The Greatest Battle Of The Great War

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by nfatimah127
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Social Studies
World War I

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The Greatest Battle Of The Great War


Citations, (2014). The logistical preparations before the Somme 1916. [online] Available at: [Accessed 5 Nov. 2014].Duffy, M. (2009). First World - Battles - The Battle of the Somme, 1916. [online] Available at: [Accessed 5 Nov. 2014].History, M. (2014). First World War - Battle of the Somme and experiences of trench warfare. [online] YouTube. Available at: [Accessed 5 Nov. 2014].Prior, R. and Wilson, T. (2014). Summing Up The Somme | History Today. [online] Available at: [Accessed 5 Nov. 2014].Ruggenberg, R. (2014). Immortal Quotes from the Great War. [online] Available at: [Accessed 5 Nov. 2014].Simkin, J. (2014). Battle of the Somme. [online] Spartacus Educational. Available at: [Accessed 5 Nov. 2014].Wikipedia, (2014). Battle of Passchendaele. [online] Available at: [Accessed 5 Nov. 2014].

The Greatest Battle of the Great War


Experiences of Trench Warfare

Supplies and Necessities•For British, would mean bringing supplies into area, then continuing to supply, some 400,000 men and 100,000 horses and all supplies. For doing so, Joffre could not have chosen a worse place.•Critical logistical factor- railways, British Army has to expand the railway system to transport enough supplies.Necessities- •Water- no surface water near or on the battlefield, •Bore-holes had to be sunk and miles of pipeline and pumps laid, •Water for washing was bare minimum.•Shelter- Behind lines, tens of thousands of tents and huts had to beprovided and erected. •Capacity provided was for "close billeting"; that is, providing a 6 by 2 feet space for each man.•Supply of weapons- large number of artillery ammunition dumps had to be created•Largest at railheads, where boxed ammunition was offloaded from the incoming trains.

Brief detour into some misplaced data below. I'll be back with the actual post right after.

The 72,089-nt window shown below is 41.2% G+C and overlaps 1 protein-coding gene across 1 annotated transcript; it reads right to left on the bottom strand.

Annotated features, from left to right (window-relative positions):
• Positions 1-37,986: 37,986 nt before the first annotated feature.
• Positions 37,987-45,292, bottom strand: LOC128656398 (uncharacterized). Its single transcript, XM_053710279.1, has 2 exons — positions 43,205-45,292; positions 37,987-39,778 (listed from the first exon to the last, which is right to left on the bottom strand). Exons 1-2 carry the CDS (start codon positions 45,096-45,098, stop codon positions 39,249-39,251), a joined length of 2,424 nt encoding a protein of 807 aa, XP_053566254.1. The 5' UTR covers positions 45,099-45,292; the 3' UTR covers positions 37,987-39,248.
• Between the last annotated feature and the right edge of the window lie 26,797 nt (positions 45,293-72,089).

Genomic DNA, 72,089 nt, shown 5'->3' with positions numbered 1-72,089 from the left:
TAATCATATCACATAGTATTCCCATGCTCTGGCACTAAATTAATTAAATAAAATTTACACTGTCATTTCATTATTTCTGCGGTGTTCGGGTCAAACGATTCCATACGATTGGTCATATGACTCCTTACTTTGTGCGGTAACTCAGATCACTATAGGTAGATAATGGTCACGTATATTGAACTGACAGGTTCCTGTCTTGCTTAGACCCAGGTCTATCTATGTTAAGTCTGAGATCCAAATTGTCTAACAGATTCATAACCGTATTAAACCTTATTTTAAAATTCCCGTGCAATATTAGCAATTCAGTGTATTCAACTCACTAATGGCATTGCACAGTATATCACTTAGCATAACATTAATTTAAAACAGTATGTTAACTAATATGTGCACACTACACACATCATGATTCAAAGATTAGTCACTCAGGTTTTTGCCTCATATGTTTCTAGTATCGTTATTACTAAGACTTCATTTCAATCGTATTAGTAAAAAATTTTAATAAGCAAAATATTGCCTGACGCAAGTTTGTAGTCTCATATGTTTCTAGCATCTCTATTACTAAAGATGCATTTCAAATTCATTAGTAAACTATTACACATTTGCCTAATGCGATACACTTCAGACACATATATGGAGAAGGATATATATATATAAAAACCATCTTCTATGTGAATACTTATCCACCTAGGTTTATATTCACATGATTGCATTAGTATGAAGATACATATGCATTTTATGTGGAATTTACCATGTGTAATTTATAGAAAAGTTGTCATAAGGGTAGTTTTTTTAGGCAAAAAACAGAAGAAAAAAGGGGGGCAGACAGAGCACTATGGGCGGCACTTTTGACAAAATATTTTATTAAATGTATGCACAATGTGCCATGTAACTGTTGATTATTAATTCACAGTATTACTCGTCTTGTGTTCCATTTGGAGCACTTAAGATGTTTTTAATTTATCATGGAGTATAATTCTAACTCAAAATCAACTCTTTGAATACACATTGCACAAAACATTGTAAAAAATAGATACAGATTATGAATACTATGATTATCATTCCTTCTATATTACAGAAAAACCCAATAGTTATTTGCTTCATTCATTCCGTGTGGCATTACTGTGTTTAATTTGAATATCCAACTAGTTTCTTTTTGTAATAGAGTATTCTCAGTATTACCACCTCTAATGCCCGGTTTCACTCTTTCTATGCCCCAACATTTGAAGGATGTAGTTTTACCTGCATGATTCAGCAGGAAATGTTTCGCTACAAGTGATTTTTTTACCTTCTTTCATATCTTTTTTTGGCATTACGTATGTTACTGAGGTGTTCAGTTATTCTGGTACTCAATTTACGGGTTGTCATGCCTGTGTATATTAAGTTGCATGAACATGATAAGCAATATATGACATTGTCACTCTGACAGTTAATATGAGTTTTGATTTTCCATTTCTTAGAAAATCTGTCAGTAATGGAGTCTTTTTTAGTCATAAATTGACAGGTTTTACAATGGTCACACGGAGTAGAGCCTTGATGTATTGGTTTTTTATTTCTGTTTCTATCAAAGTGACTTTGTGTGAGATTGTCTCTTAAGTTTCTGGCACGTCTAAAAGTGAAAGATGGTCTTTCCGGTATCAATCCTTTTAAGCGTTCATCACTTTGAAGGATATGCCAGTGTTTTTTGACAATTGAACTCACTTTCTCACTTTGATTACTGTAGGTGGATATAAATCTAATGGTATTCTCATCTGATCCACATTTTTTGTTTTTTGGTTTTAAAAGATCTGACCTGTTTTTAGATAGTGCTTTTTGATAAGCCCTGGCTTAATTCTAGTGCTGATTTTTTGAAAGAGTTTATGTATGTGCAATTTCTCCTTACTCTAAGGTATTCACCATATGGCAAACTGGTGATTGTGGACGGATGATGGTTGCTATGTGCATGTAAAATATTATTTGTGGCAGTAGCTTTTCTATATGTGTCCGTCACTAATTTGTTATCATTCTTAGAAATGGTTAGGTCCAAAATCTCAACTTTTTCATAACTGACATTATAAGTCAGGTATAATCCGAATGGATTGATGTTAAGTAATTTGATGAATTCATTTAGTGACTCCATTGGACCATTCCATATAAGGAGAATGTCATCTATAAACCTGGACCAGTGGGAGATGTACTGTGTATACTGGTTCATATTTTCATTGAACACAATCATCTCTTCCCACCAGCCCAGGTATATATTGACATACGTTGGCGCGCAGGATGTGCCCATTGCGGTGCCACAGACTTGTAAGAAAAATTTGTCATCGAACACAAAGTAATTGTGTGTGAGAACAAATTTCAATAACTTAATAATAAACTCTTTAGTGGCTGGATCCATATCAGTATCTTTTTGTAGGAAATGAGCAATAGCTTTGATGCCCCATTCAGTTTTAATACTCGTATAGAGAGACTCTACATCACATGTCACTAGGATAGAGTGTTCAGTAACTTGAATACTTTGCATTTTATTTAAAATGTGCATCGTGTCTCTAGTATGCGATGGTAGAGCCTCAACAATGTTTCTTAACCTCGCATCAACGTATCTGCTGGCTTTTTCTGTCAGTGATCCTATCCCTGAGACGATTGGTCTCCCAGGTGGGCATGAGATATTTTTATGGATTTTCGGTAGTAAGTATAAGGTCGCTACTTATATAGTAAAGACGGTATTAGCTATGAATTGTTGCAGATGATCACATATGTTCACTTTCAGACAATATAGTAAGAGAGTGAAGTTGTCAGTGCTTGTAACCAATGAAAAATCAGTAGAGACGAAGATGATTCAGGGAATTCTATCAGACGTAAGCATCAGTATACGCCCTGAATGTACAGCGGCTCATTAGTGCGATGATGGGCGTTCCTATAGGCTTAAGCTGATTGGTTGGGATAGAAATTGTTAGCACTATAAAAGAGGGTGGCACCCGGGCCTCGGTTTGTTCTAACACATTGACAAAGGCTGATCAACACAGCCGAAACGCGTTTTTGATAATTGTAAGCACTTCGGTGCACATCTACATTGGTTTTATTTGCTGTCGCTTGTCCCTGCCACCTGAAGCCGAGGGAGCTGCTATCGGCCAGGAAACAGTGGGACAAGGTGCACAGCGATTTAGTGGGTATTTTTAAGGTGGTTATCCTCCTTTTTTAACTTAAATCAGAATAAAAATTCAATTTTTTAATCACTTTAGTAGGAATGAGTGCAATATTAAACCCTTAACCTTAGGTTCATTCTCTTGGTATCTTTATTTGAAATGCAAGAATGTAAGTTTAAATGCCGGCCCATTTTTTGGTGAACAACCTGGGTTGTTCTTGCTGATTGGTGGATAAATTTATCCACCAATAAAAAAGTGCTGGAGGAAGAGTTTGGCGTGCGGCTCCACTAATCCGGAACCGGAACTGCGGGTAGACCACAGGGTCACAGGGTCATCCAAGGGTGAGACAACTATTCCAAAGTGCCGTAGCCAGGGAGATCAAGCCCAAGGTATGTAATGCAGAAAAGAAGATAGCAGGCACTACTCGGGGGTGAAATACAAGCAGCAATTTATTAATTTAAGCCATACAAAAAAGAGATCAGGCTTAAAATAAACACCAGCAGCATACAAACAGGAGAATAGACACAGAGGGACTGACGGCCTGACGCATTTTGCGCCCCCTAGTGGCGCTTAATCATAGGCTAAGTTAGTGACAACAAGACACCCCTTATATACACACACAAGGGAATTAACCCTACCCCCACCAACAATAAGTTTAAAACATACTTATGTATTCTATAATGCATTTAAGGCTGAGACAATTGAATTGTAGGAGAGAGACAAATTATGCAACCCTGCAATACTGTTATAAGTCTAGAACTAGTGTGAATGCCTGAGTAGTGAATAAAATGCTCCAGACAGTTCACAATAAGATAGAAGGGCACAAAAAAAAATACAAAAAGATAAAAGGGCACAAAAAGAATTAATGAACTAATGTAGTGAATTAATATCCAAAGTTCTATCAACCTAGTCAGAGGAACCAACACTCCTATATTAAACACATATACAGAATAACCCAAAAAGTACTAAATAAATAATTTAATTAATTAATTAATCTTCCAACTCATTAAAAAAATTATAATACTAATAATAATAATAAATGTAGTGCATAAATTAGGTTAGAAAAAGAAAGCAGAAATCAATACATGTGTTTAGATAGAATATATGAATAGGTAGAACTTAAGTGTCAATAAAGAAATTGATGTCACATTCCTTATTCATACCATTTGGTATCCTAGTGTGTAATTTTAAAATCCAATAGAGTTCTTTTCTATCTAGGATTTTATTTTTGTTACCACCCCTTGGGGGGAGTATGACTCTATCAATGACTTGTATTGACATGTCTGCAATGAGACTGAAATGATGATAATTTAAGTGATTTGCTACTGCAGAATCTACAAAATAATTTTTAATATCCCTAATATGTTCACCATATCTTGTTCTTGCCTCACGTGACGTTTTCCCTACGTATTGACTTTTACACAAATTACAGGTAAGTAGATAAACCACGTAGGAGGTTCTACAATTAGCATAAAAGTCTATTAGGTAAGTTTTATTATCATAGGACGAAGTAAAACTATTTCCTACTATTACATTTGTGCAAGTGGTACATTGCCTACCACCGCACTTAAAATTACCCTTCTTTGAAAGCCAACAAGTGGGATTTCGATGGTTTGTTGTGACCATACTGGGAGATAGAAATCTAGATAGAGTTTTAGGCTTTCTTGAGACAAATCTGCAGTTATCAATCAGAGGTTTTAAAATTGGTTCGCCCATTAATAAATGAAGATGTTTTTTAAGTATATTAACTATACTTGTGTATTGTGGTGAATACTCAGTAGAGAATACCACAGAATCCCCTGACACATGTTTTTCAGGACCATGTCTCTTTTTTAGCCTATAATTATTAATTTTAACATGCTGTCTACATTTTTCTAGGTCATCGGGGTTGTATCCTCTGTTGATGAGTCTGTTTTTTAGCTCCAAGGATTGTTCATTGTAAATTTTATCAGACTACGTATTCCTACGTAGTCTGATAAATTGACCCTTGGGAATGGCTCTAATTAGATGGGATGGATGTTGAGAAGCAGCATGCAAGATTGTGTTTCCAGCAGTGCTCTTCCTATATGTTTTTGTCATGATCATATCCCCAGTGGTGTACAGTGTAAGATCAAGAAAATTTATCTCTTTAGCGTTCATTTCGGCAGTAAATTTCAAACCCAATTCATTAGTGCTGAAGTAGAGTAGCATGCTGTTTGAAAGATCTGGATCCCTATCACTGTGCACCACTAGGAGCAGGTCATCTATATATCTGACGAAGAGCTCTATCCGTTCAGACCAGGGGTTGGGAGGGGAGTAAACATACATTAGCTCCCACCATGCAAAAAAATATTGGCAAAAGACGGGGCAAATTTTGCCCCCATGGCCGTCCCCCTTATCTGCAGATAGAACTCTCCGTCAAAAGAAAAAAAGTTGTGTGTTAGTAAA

Battle of the Somme

July 1-18 November 1916.Happened during the four wettest years in history which resulted in foot rot.58,000 British troops parish on the first day. Fighting still goes on for 6 months making this the lengthiest and bloodiest battle in WWI.

"The trench was a horrible sight. The dead were stretched out on one side, one on top of each other six feet high. I thought at the time I should never get the peculiar disgusting smell of the vapour of warm human blood heated by the sun out of my nostrils. I would rather have smelt gas a hundred times. I can never describe that faint sickening, horrible smell which several times nearly knocked me up altogether."-British Captain Leeham, talking about the first day of the Battle of the Somme, in 'Tommy Goes to War

This battle accomplished nothing except the lost of millions of lives for 5 miles of land. This battle is the symbol of the futility of war.


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